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Collier memorialized in Royal Palm Hammock
h [electronic resource] /
by Hampton Dunn.
1 online resource (2 p.) :
Title from caption on PDF of p.1 (viewed Aug. 3, 2010).
At head of title: Photouring Florida.
Typescript of Photouring Florida column that describes the memorial to Barron G. Collier in the Collier-Seminole Stake Park near Naples.
Collier, Barron G.
Collier County (Fla.)
x Description and travel.
t Hampton Dunn Photouring Florida collection.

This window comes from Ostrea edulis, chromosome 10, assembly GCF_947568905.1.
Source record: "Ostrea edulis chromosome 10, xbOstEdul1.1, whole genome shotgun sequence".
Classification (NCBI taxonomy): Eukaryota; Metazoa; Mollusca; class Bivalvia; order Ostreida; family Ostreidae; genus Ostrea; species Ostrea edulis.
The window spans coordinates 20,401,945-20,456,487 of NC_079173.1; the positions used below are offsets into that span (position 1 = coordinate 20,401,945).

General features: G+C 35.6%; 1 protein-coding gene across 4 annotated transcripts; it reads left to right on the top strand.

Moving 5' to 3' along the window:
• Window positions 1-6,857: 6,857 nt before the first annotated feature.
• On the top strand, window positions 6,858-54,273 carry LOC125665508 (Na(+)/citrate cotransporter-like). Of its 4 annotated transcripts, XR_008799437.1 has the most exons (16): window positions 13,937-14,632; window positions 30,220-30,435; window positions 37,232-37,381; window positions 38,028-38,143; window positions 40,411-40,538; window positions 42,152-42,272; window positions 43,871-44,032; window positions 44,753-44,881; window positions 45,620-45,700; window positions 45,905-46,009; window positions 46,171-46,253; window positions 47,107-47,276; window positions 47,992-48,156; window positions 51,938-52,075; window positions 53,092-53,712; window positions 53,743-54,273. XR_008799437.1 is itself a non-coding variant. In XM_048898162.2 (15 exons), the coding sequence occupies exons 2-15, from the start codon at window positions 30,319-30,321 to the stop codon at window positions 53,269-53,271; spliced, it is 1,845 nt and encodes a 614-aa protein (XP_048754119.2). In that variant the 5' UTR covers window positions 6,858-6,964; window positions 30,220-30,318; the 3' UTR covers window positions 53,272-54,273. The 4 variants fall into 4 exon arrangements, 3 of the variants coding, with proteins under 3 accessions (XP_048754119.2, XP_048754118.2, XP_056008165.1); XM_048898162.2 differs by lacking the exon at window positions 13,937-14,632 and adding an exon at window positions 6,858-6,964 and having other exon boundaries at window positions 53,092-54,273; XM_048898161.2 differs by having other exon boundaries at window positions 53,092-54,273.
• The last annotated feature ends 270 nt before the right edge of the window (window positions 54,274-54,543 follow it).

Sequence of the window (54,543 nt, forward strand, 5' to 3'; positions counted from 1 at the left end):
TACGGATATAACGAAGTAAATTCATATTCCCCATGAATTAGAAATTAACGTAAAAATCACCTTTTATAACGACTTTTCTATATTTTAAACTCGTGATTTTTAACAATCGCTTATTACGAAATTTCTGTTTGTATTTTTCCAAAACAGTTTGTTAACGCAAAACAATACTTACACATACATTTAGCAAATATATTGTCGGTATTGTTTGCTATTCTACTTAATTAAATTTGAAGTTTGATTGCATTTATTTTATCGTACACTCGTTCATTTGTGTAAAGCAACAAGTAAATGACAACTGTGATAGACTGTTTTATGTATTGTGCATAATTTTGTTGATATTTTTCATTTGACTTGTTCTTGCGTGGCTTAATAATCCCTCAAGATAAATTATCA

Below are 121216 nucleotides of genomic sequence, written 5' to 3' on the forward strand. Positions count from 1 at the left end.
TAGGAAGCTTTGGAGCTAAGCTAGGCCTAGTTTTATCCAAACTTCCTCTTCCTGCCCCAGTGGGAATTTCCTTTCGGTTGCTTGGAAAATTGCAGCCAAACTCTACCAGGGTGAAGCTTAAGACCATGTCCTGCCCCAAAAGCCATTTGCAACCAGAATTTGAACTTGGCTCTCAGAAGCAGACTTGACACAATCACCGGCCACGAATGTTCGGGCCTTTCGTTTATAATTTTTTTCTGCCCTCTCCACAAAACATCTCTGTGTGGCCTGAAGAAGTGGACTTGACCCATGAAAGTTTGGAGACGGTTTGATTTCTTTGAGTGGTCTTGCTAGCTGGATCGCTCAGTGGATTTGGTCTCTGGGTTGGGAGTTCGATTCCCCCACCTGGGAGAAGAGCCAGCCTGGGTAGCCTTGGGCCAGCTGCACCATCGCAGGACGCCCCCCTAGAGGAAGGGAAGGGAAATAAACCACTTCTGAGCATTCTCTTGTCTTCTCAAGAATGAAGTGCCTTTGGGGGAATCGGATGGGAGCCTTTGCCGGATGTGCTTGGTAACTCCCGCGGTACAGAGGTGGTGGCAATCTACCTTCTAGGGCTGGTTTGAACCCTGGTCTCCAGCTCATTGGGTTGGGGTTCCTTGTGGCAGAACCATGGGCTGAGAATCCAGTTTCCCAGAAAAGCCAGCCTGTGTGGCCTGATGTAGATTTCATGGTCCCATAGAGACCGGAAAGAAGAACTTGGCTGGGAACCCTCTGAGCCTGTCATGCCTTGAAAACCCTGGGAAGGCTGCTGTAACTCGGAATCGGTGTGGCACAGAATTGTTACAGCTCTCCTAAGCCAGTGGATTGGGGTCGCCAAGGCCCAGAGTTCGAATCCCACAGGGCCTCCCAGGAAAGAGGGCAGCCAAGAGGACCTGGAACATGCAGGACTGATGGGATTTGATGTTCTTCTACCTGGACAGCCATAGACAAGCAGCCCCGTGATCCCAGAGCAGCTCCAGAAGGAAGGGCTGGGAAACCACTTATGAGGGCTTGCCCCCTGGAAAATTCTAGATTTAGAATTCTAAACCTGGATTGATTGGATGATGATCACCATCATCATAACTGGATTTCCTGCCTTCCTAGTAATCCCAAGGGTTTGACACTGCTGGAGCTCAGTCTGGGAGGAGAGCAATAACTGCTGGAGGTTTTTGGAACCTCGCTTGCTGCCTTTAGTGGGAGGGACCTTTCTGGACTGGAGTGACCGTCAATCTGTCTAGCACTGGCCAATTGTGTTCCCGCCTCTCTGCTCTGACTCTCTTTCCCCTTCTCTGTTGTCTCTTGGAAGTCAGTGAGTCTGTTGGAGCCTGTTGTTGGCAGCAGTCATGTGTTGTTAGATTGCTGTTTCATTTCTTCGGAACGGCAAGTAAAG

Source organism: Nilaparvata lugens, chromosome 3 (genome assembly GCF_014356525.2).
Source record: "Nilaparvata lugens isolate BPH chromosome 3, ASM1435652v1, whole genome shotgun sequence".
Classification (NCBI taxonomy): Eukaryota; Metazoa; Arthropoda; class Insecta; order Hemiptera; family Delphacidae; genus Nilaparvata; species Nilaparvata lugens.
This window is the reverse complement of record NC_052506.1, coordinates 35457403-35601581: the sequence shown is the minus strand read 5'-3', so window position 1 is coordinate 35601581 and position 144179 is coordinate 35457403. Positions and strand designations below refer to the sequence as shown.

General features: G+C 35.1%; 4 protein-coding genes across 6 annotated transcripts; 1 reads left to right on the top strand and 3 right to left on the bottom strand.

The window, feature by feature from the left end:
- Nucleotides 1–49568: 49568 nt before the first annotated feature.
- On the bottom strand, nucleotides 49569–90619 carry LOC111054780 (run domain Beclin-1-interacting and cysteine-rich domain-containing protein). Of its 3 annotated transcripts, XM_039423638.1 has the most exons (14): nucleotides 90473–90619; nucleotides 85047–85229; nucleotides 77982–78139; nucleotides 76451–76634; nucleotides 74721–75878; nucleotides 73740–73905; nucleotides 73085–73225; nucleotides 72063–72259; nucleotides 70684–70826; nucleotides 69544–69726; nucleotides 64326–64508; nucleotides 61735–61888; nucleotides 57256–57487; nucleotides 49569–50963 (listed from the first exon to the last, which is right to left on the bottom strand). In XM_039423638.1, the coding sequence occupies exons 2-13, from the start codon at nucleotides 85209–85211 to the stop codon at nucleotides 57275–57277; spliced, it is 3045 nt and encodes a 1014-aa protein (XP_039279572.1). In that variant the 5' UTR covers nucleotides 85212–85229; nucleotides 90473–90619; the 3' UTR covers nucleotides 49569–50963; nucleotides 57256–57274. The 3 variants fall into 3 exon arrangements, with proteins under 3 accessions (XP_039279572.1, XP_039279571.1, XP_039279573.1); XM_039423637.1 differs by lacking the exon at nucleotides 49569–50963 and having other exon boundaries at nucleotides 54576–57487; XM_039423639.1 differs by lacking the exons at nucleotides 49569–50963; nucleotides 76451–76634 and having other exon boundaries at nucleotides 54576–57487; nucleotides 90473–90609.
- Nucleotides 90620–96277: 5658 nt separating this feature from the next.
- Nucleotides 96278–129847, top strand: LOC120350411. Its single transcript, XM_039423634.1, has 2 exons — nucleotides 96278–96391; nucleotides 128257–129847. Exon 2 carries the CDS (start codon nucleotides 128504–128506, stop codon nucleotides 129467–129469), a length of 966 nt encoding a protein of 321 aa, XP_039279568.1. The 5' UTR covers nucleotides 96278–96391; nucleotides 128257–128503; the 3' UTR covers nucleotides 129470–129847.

-l04COLLIER MEMORIALIZED IN ROYAL PALM HAMMOCK By HAMPTON DUNN COLLIER-SEMINOLE STATE PARK --The biggest landowner of the biggest county in Florida was the man for whom Collier County was named. Barron G. Collier, who had accumulated great wealth from street-car advertising in New York and all over the country for that matter, was the poineer empire builder who came to Southwest Florida and started buying up real estate in 1921. He bit off such a chunk of what were then Lee and Hendry Counties, that the new county created was named in his honor. It's been estimated he owned from 90 to 99 per cent of the county and of course was its largest taxpayer. At the time of his death in 1939, he rated as the largest landowner in Florida. Collier County's 1,300,000 acres make it the largest county in size. The dynamic developer of a wilderness area is appropriately memorialized in Collier-Seminole State Park on U.S. 41 south of Naples, part of the land which was given by Collier for park purposes. The park consists of 6,400 acres much of it in its native state of mangrove jungle. It is just about as far north as the stately Royal Palm may be found in its native habitat and the area is often referred to as "Royal Palm Hammock." The magnificent memorial consists of a colonnade and bust of Collier, Flanking and colonnade are tablets mounted on native rock listing the names of Federal troops and Seminole Indians who gave their lives in bloody battles in the Indian wars. Collier's most significant memorial is the lively, vibrant and prosperous section he envisioned and carved out from the Everglades.